Librarian Design Share

inspiration for library creatives


July 2013

Connecting with Freshman

iphone bookmark frontiphone bookmark back

If you’re an academic librarian, late summer is (among other things) the time for Fall Semester prep. Lindsey Gumb, Web & Digital Services Specialist at Roger Williams University Library has created these cute bookmarks to give away to freshman and new students in the fall. Here’s Lindsey in her own words:

I recently designed a “bookmark” to be passed out to incoming freshmen to promote our social media and to give them a quick “cheat sheet” link to all the ways to connect with us. We’re new to really using social media to connect with our students, so we want to make sure we promote as much as we can. This bookmark is just one way we’re doing that! It was designed using Photoshop CS5, and I have the psd files for anyone that’s interested in seeing them. I’m not a graphic designer by any means, so the design is simple, but it works for us, and I’m happy to share!

Lindsey’s bookmarks also include a great adaptation of Michael Schofield’s mobile app icon for libraries, which was featured on the blog in February. It’s nice to see designs shared here reused and adapted!

For the original Photoshop files, email Lindsey.

Simplifying the Copy Machine

Why are copy machines so hard to use?  It seems like the basic functions haven’t changed in years, yet every machine is different, and every one is overly complicated.  The relatively new machine at my library used to take 6 pages of directions to operate!  Even something as simple as placing the document on the glass surface to copy took this much direction:  scan from top glass

Because we apparently have no control over how difficult the machine is to use (press “finish” then “start”?!?), I attempted to at least simplify the directions.  Here is the same procedure as above, hopefully improved:


I used numbers (rather than Roman numerals) that correspond to the pictures on the side because I find that the images integrated into the directions are distracting. I also used simple colors and clearer images that I found from the online copier manual.  These directions are posted on the wall near our copier, so to improve the user experience from afar, I enlarged the text from the nearly-impossible-to-see 12-point font to an-easier-on-the-eyes 18-point and surrounded the words with a lot of white space.  It’s not the perfect solution (that would be magically making the copier more intuitive), but it works a little better than it did.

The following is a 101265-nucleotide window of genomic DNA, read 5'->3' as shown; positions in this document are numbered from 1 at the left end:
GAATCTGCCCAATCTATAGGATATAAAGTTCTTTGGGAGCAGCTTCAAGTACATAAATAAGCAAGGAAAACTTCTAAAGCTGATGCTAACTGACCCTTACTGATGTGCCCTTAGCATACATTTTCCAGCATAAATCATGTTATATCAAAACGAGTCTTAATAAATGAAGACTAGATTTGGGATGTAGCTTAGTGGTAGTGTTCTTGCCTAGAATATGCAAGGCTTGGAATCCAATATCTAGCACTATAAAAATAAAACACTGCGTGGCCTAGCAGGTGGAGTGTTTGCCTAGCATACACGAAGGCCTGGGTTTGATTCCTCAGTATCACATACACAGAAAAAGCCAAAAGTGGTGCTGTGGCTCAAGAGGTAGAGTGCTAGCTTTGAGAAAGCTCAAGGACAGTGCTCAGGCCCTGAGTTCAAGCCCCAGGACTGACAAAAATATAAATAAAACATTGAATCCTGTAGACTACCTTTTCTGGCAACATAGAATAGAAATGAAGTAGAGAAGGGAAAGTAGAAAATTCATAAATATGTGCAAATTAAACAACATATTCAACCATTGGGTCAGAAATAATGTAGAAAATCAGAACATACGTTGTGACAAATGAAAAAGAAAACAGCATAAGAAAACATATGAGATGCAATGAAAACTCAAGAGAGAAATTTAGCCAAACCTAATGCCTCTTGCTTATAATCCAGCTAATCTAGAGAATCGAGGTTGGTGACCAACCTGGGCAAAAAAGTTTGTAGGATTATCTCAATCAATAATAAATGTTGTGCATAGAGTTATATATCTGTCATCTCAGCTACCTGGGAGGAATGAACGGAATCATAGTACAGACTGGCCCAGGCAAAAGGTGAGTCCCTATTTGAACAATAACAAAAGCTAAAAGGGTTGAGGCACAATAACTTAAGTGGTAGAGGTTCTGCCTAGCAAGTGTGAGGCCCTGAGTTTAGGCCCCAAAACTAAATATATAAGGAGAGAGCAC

If you are interested in seeing more of these directions, email me for the Word document.

Pop Up Herb Truck

Library displays are often planned out laboriously, but other times they happen organically (pun intended), as the case with the Pop Up Herb Truck at Northern Virginia Community College, Annandale Campus.  Librarian Paula DeRoy–you may remember her from this post–explains:

You know how it is with creativity… and gardeners…and librarians.   It all started when one of the staff offered to bring in some lavender from his garden.  We got to talking about the herbs we have flourishing right now.  So we decided to bring in herbs and why not pull some books from the collection?

The herb display is kind of symbolic of our “lifelong learning” philosophy.  We aren’t just here to teach “to the class,” we are here to promote lifelong learning and information literacy.  With herbs, we could look at the senses, aromatherapy, art, cooking, historic and medicinal uses, etc. etc.  We just keep trying to connect with our students and make them feel comfortable using the library and our services.

What are you guys doing out there with your book trucks when they aren’t full of books to shelve?

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